I like the idea of bird watching. When I think about the cockatoos and rainbow lorikeets that make my neighbourhood home, I love how they fly and shred eucalypts in community, I think their plumage is magnificent, and they have so much character in their eyes. But how do I make the most of this? I know I need binoculars …

With Australia being home to close to 800 bird species, getting on my way to becoming a bird expert was a little daunting. Ahead of Kakadu’s Bird Week in early October, I enlisted the help of Northern Territory-based long-time birder and brilliant photographer, Laurie Ross of Tracks Birding and Photography Tours to show me the ropes.

Why did you become a birder and bird photographer?

“I became a bird photographer about 11 years ago when I moved to Australia from New Zealand, I really enjoy the challenge of photographing birds, especially when there are more than 750 different species in Australia. They should keep me busy for many years to come.”

Do you have a favourite Australian bird guide?

“I recently received my copy of The Australian Bird Guide which is my new favourite.”

Binocular advice – what specs do you recommend for someone getting started?

“For someone getting started, I would recommend 10×42, the optics quality and brand is all going to come down to your budget. My wife carries around a pair of Nikon Monarch 5 10×42 and I own a pair of Swarovski EL 10×42.”

What cameras / tech do you use in capturing birds?

“I’m a huge fan of Canon cameras,  I currently use the new Canon 1Dx II combined with a Canon 600mm F4 IS II, this is the best set up for bird photography if you can afford it. By far the most popular set up is the Canon 7D Mark II with the Canon 100-400mm F4.5-5.6L IS II.”

What other equipment do you need?

“It’s always good to have a tripod with you as well as an extender and maybe your wife or girlfriend to keep you company.”

KNP-TracksBirding-BirdingandPhotographyTours-ForestKingfisher-CreditLaurieRoss
Forest kingfisher. Photo by Laurie Ross.

What is your record keeping process?

“I’m a huge fan of eBird. This amazing website and app allows you to log and record all of your sightings. It is also a great way to find out where other people have seen birds recently.”

Do you have some tips for finding Kakadu birds?

“My biggest tip for any bird watcher looking for birds in Kakadu is get to the bird sites nice and early. The birds are usually very active first thing in the morning and there is also less people around.”

Are you a member of a bird club? Are there birding magazines you subscribe to?

“I’m a member of the Northern Territory Field Naturalist Club Inc. and subscribed to Birdlife Australia magazine.”

Where is your favourite bird-spotting location in Kakadu?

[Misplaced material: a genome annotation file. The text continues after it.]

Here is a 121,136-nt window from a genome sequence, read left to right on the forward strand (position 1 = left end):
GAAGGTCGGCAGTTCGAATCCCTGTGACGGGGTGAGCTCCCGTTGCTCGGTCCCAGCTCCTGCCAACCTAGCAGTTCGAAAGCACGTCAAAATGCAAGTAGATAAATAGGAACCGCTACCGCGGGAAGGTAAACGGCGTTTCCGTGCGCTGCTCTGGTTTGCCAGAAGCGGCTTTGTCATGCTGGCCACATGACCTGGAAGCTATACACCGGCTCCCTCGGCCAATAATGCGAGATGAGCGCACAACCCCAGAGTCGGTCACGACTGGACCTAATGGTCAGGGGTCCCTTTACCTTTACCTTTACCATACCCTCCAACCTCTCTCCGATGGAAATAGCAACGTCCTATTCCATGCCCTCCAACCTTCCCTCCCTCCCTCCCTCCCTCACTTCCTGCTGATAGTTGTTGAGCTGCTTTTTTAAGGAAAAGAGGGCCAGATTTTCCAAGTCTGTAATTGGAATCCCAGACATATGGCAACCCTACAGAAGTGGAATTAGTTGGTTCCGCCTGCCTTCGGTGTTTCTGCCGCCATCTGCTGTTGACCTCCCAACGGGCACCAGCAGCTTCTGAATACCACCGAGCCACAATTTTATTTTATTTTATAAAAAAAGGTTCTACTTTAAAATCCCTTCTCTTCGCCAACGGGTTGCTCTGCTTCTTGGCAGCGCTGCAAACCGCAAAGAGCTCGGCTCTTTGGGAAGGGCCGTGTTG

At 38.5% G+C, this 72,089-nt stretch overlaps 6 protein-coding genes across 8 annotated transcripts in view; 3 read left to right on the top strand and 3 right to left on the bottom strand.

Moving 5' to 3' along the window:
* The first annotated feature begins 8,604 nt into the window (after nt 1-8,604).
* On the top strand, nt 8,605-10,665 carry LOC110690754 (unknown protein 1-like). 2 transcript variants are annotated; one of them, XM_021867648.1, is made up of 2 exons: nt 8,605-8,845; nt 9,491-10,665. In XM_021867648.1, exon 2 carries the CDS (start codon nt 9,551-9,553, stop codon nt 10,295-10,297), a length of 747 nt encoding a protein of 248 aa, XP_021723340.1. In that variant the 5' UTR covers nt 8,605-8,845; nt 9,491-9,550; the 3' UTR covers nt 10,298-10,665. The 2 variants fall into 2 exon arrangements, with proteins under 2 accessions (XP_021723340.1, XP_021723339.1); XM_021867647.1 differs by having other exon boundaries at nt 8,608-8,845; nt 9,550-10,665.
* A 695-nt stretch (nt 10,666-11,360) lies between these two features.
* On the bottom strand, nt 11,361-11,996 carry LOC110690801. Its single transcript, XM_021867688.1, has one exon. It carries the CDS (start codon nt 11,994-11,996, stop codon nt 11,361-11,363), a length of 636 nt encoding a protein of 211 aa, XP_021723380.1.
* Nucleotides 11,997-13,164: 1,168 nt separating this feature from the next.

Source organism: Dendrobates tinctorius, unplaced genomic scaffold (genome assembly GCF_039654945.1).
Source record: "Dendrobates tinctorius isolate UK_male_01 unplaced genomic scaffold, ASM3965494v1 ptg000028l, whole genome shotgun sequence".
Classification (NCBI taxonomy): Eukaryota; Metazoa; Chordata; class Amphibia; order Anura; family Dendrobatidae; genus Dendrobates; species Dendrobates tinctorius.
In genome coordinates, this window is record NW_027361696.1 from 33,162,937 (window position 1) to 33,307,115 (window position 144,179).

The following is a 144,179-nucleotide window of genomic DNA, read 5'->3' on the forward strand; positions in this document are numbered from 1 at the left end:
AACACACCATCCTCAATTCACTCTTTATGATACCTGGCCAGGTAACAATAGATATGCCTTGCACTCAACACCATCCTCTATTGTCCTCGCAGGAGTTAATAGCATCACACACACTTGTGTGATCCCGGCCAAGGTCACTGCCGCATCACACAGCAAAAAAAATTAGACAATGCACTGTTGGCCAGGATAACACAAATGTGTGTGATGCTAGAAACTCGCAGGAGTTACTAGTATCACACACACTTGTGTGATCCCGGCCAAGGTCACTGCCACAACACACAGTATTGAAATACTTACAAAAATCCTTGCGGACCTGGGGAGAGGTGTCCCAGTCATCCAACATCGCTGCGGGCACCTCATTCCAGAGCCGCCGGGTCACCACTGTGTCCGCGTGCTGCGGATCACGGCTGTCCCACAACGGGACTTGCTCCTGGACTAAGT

“My favourite location in Kakadu to go birding is at the top of the falls at Gunlom. Not only do you get one of the best views in Kakadu, you can also find all of the sandstone endemics, it’s also a great place for a swim after a long morning of birding.”

Which Aussie bird is your ‘white whale’?

“For many birders/bird photographers in Australia (including me) the white-throated grasswren has to be the White Whale. This special bird is only found on the Arnhem Land escarpments including Kakadu and is extremely difficult to find and even harder to photograph.”

KNP-TracksBirding-BirdingandPhotographyTours-PartridgePigeon-CreditLaurieRoss
Partridge pigeon. Photo by Laurie Ross.

I looked into the elusive white-throated grasswren. This unassuming little brown bird lives in the under growth of tropical areas like Kakadu and is a threatened species, predominantly affected by fire and feral cats and pigs. But this little fella is on Australia’s Threatened Species Strategy list, which sets out the Australian Government’s plan to protect and recover our threatened birds. It includes commitments to improve trajectories of 20 threatened birds by 2020.

While it takes time to reach Laurie’s level of proficiency, the benefits of bird watching extend beyond the satisfaction of tallying up each bird species sighted. It would seem that bird watching is actually a lesson in mindfulness and patience as you observe your surroundings in the hunt for spectacular Australian birds.

Kakadu, in particular, is a bird lover’s paradise – home to more than a third of Australia’s bird species. This October, you can join traditional owners, Parks Australia and local birding specialists to celebrate the Top End’s diverse birdlife during Kakadu Bird Week 1–7 October 2017. With a week full of expert-guided events, you’ll be an ornithologist in no time.

by Keren at Parks Australia